Personal information is an increasingly valuable and increasingly risky core business asset. As the global business community struggles to keep up with the critical, fast-changing data protection laws, exponentially increasing the risk of data breaches, and the ensuing business damage that inevitably follows, Lazarus Alliance is uniquely positioned to help guide our global clientele.
Organizations looking to get ahead of the increasing demands of new data protection laws and regulations around the world can utilize a PIA to prepare to enhance privacy policies and procedures, or to comply with existing regulations such as GDPR, CCPA, HIPAA Privacy Rule, EU-U.S. Privacy Shield and the AT-101 SOC 2 Privacy Trust Principle.
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Just the facts
During a PIA, Lazarus Alliance's privacy professionals will work with your organization to understand and analyze the PII that your organization interacts with. Based on the needs of your organization, Lazarus Alliance will make recommendations or develop your privacy program to better handle and protect that information.
Lazarus Alliance provides the attestation reports you need to demonstrate diligence and compliance. Your customers will gain and remain confident that their information is processed as intended and secured.
Our expertise includes:
- Data Flow Documentation and Analysis
- Data Governance
- Data Privacy Framework and Strategy Development
- Policy and Procedure Development
- Privacy Impact Assessments (PIA)
Our regulatory compliance services include:
AT-101 SOC 2 Privacy
The trust services criteria applicable to a SOC 2 privacy audit covering the privacy criteria applies only to personal information such as health records, payment card information, or other personally identifiable information (PII) and how personal information is collected, used, retained, disclosed, and disposed to meet the entity's objectives.
The privacy criteria encompases notice and communication of objectives, choice and consent, collection, use, retention, and disposal, access, disclosure and notification, quality, and monitoring and enforcement.
Health Insurance Portability and Accountability Act (HIPAA) Privacy Rule
The HIPAA Privacy Rule establishes standards in the United States to protect individuals’ medical records and other personal health information. It applies to organizations that manage health plans, health care clearinghouses, and those health care providers that conduct certain health care transactions electronically. The Rule requires appropriate safeguards to protect the privacy of personal health information, and sets limits and conditions on the uses and disclosures that may be made of such information without patient authorization. The Rule also gives patients rights over their health information, including rights to examine and obtain a copy of their health records, and to request corrections.
Gramm-Leach-Bliley Act (GLBA) Privacy of Consumer Information Rule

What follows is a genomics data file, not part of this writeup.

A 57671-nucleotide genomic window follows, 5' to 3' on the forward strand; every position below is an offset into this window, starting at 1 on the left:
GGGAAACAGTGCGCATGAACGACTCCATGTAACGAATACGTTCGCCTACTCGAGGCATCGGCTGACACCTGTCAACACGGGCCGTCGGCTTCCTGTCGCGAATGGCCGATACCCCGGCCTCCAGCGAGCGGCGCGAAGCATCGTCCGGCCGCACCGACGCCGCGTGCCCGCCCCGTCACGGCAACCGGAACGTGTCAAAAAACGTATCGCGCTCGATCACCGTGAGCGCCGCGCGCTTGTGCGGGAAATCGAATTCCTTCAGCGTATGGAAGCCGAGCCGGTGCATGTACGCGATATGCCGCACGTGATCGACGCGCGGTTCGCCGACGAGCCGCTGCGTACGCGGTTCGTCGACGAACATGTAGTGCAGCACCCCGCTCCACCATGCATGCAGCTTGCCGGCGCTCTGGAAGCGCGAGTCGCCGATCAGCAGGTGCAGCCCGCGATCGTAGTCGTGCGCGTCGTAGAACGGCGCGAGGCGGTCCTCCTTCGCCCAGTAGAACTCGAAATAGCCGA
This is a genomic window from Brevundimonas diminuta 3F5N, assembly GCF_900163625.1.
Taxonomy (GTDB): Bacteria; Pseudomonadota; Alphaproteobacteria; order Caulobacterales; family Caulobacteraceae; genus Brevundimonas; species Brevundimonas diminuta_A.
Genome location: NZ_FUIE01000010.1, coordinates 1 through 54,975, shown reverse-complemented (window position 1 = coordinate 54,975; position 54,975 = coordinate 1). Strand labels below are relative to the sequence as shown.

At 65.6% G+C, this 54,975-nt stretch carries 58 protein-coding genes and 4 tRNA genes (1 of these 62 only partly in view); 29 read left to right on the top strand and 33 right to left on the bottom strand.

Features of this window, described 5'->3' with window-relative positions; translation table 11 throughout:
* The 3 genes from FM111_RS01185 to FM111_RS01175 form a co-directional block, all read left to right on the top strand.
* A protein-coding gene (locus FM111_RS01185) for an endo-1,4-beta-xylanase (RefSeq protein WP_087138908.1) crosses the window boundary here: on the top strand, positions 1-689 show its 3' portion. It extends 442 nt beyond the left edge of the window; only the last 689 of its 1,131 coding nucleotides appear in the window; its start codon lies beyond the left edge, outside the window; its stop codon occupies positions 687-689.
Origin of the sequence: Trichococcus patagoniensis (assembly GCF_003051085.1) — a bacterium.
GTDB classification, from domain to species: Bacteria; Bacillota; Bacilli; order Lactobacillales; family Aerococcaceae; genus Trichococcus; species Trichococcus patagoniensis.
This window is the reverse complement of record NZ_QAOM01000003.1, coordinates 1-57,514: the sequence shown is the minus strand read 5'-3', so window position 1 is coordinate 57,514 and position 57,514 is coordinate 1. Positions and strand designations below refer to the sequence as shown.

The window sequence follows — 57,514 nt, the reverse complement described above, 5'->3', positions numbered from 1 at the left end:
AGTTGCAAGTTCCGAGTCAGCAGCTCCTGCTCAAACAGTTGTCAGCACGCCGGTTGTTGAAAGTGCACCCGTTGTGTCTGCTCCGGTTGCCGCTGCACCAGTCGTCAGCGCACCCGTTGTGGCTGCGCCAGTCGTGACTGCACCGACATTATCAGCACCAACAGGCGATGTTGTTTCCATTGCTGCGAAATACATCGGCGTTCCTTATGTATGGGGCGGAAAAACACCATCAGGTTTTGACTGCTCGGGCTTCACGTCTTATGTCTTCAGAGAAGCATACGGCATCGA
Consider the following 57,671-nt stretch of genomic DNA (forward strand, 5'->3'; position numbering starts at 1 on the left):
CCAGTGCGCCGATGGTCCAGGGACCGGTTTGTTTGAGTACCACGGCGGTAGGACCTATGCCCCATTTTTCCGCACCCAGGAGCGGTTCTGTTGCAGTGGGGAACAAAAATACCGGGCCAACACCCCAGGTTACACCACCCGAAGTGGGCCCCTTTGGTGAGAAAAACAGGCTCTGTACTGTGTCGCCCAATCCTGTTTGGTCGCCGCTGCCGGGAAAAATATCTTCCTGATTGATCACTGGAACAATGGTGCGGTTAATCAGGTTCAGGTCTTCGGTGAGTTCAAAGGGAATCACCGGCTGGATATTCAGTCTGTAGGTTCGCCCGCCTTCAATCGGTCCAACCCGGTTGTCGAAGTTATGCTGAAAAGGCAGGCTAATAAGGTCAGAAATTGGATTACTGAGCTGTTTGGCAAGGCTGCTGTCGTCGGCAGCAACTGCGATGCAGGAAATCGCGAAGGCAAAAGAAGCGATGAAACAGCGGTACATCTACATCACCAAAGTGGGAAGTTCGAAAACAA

The Gramm-Leach-Bliley Act (GLB Act or GLBA) is also known as the Financial Modernization Act of 1999. It is a United States federal law that requires financial institutions to explain how they share and protect their customers’ private information. To be GLBA compliant, financial institutions must communicate to their customers how they share the customers’ sensitive data, inform customers of their right to opt-out if they prefer that their personal data not be shared with third parties, and apply specific protections to customers’ private data in accordance with a written information security plan created by the institution.
European Union (EU) General Data Protection Regulation (GDPR)
The General Data Protection Regulation (GDPR) is the toughest privacy and security law in the world. Though it was drafted and passed by the European Union (EU), it imposes obligations onto organizations anywhere, so long as they target or collect data related to people in the EU. The GDPR will levy harsh fines against those who violate its privacy and security standards, with penalties reaching into the tens of millions of euros.
State and Local Privacy Laws and Regulations
The most recent additions to the privacy laws emerging are listed. A common trend is these laws allow people to find out what data companies are collecting about them, see who they’re sharing that data with, request that it be corrected or deleted, and avoid having their data shared with or sold to third parties altogether. Consumers also have the ability to sue your company if they believe a violation exists.
The list goes on but examples include:
- The California Consumer Privacy Act (CCPA)
- The New York Privacy Act
- The Massachusetts Commonwealth Regulations, Code 201 § 17.00
U.S. Privacy Shield
The EU-U.S. and Swiss-U.S. Privacy Shield Frameworks were designed by the U.S. Department of Commerce and the European Commission and Swiss Administration to provide companies on both sides of the Atlantic with a mechanism to comply with data protection requirements when transferring personal data from the European Union and Switzerland to the United States in support of transatlantic commerce.
A PIA can help chart the path for proper handling of PII. Additionally, PIA’s reinforce your organization’s commitment to protecting privacy and can help strengthen public trust and confidence in your data privacy protections.
For PIA services that reduce your business risks call +1 (888) 896-7580 to get started.